Wheaton’s Way

From now on, I'll leave nude swimming to the Kardashians

You may remember me mentioning that my best friend Lynne and I moved into a ‘new’ house last year. Yes, roomies-4-ever it seems.

One of the big plusses for us was that the place came with a swimming pool. If any of you used to read my Wheaton’s Way column in the Sunday Observer, you’ll recall my above-ground-pool escapades. In the early heady days of that particular experiment, I had wondered why anyone would spend money on the ‘real thing’; that was, until I realised, one had to have a doctorate in chemistry just to keep the alkalines and chlorine in balance, lest the water turn green. I hadn’t had to test strips in liquid that often since my doctor last suspected I had a kidney infection.

When that pool sprang a leak and I had to keep feeding it water to stop the top from deflating and gallons running out (which finally happened), I decided that maybe there was something to this inground pool nonsense after all.

Yes, indeed. When we had finally moved into our present residence, we were in our pool almost every day. This was the life! But, it was not without its challenges.

As it is surrounded by lush foliage, there is a window of about an hour when the water is completely clear of debris. That is, immediately after the pool company has come to do their weekly service. After that time, leaves and flowers slowly blow their way in and the result is nothing like a scene out of Disney’s ‘Frog Prince’. Speaking of frogs, in tadpole/baby frog season, we spent every morning circling the pool helping one hapless froggy after the next off the interior wall to safety, so they didn’t drown. We also got a couple of land crabs in there too. That was fun.

One day, in the early afternoon, I was swimming away and I was on my own. Surrounded by hedges and hidden from the neighbours, I suddenly thought, “Why not divest yourself of the material trappings of your swimsuit?” Surely one of the big advantages of having one’s own pool is the licence to swim in the altogether.

Even though I knew no one could see me, I was still a little nervous. However, was I a woman or a wimp? I cast aside my (in fairness) heinous bikini that I had grabbed as an afterthought in Wal-Mart, left it on the pool steps, and started making my way to the other end of the pool. I fancied I was Brooke Shields in ‘Blue Lagoon’ (does that age me or what?) and I basked in the experience.

Not five minutes had passed when I heard a distant humming and whirring that seemed to be getting louder. Maybe it was a truck going down the main road. But no; it appeared to be above me. I could not have been further away from my clothes when it dawned on me that a helicopter was heading in my direction. Remembering my experience as a passenger, when I could espy individual stingrays in the water from my seat in the heavens, I knew that if I didn’t re-clothe myself in time, someone was going to get a shocking eyeful.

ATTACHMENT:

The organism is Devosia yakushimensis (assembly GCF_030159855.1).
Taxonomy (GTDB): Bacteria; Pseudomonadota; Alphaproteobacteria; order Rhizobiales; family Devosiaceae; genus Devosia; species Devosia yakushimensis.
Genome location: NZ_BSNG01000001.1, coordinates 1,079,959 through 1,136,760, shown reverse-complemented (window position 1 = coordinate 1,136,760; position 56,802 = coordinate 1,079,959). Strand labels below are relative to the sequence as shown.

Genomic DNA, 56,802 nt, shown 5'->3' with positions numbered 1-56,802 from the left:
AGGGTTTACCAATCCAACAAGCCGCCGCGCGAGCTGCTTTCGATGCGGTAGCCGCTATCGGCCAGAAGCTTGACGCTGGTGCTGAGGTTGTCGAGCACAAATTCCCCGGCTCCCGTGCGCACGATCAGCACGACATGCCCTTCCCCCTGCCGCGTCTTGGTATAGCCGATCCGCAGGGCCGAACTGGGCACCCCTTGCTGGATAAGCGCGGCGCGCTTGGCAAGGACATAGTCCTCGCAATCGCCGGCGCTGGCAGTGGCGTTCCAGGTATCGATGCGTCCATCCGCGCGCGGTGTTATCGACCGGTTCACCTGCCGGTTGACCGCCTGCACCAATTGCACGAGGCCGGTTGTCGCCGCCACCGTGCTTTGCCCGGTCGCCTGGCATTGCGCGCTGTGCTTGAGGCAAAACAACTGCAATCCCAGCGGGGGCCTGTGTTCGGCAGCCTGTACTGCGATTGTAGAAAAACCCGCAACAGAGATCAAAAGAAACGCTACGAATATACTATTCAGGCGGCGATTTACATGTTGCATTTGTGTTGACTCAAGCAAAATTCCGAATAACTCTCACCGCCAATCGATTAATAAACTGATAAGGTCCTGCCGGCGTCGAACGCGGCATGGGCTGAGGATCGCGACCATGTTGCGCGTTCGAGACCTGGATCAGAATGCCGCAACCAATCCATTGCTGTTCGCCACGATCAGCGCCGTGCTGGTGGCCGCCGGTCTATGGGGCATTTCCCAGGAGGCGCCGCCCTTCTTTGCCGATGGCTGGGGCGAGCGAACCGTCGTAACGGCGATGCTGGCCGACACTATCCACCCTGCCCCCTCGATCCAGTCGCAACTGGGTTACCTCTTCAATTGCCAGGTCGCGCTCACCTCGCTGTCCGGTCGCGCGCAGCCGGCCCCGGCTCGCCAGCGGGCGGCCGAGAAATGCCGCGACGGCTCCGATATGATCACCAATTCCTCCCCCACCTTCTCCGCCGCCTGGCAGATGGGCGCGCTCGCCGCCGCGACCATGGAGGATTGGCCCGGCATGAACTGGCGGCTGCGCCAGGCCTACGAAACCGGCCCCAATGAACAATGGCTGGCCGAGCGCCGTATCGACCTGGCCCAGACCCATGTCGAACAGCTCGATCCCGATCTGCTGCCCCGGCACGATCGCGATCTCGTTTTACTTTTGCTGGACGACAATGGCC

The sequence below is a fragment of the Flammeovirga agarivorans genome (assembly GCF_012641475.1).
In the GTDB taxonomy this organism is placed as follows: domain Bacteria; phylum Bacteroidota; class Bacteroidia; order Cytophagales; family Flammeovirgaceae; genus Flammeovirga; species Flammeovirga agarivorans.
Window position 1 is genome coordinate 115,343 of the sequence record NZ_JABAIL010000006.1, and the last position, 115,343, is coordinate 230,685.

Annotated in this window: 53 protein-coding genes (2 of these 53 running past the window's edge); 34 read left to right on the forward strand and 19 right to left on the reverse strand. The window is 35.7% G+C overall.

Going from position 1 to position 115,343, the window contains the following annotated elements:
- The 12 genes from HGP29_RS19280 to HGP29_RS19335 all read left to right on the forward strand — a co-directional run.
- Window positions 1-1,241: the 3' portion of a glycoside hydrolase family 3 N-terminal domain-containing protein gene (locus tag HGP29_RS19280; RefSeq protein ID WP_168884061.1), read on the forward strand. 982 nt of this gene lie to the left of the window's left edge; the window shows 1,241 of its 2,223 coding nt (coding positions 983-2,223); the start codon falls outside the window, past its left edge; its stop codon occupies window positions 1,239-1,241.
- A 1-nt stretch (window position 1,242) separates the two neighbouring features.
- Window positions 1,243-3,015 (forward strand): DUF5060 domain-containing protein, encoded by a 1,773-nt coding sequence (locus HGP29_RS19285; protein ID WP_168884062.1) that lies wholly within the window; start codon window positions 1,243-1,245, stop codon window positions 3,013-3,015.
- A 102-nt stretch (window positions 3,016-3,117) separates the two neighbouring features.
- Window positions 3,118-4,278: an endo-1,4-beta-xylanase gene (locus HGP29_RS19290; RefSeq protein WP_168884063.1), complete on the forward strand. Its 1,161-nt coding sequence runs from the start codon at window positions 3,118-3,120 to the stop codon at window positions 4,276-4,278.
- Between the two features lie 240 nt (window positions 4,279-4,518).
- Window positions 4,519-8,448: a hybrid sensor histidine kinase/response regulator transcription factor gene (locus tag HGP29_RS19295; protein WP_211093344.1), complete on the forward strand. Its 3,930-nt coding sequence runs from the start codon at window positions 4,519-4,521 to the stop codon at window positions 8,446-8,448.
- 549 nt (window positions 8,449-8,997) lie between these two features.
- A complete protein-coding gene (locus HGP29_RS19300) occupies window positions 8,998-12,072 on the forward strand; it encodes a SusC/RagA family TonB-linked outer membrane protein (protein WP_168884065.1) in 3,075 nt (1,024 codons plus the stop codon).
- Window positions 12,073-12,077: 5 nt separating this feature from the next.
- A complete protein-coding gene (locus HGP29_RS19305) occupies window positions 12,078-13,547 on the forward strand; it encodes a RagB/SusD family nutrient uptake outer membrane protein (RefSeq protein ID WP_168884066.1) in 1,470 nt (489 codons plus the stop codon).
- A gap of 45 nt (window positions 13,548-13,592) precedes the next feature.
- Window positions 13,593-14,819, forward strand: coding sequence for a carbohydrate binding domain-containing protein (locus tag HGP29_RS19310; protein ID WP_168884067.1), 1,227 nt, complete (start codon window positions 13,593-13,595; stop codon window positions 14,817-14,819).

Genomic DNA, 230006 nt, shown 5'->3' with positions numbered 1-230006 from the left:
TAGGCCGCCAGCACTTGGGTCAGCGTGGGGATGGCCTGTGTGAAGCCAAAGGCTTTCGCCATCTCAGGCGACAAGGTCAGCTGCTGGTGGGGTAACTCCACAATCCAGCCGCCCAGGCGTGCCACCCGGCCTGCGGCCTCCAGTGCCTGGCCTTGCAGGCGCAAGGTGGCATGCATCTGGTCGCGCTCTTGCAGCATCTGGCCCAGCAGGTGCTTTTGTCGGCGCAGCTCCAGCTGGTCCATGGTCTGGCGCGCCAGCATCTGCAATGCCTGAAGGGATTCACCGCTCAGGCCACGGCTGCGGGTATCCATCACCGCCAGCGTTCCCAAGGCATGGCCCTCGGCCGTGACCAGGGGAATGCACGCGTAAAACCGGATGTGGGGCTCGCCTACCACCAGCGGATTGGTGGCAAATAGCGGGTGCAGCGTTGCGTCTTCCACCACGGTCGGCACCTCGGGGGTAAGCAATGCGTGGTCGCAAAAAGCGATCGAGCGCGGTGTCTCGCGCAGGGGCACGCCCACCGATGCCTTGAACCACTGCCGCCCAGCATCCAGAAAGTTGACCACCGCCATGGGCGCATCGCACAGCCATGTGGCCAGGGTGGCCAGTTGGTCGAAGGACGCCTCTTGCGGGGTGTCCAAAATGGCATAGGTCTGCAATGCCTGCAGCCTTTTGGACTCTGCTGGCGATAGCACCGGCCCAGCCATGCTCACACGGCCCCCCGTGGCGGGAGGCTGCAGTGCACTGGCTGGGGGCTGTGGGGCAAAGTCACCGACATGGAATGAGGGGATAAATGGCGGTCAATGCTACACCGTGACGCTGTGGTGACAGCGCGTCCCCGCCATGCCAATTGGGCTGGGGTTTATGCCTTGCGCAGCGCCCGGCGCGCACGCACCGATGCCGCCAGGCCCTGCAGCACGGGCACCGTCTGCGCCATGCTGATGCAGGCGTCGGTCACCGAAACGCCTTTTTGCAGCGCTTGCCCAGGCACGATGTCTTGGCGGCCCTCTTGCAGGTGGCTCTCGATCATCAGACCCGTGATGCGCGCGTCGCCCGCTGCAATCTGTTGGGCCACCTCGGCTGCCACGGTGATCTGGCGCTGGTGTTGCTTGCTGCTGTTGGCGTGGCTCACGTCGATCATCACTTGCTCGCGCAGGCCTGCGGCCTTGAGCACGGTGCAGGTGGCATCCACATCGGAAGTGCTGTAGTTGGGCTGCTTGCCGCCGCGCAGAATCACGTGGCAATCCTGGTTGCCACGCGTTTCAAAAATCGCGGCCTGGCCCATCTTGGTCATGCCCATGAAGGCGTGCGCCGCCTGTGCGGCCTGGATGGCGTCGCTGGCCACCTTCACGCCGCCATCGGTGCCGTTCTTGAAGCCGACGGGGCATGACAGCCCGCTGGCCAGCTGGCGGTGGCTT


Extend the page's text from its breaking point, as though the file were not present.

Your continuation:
I swam like a woman possessed towards my swimsuit as the whirring got louder. Michael Phelps would have been left sputtering in my wake, I can tell you.

As I reached the steps, I grabbed my bikini and while remaining submerged – not unlike a hippo – I tried to get it back on. The rotors of the copter were now very close and panic set in, which didn’t help the situation. The bikini top featured a mishmash of strings that needed to cross in the back and tie in the front like some hellish cat’s cradle and my arms were going in all the wrong directions.

Just as the flying machine appeared from the north, I was tying the last knot. It wasn’t Cayman Helicopters; it was the police helicopter. Clearly pilot Steve Fitzgerald had been made aware of some terrible crime against humanity being committed in my swimming pool, and he had been sent out to investigate, tout suite. Luckily, there was nothing to report by the time he got there, so he flew on and I didn’t end up in central lockup.

I haven’t repeated my attempt to commune with nature, and besides, the water is now too cold. Who would have thought that one would need a heated pool in the Caribbean? By the time we got back from a vacation in October, our toes were shrinking back when we dipped them in.

Lynne is pushing for the installation of a water heater – which is not cheap – or she is threatening to buy a wetsuit and go swimming in that. Apropos of nothing, has anyone got Steve Fitzgerald’s number?

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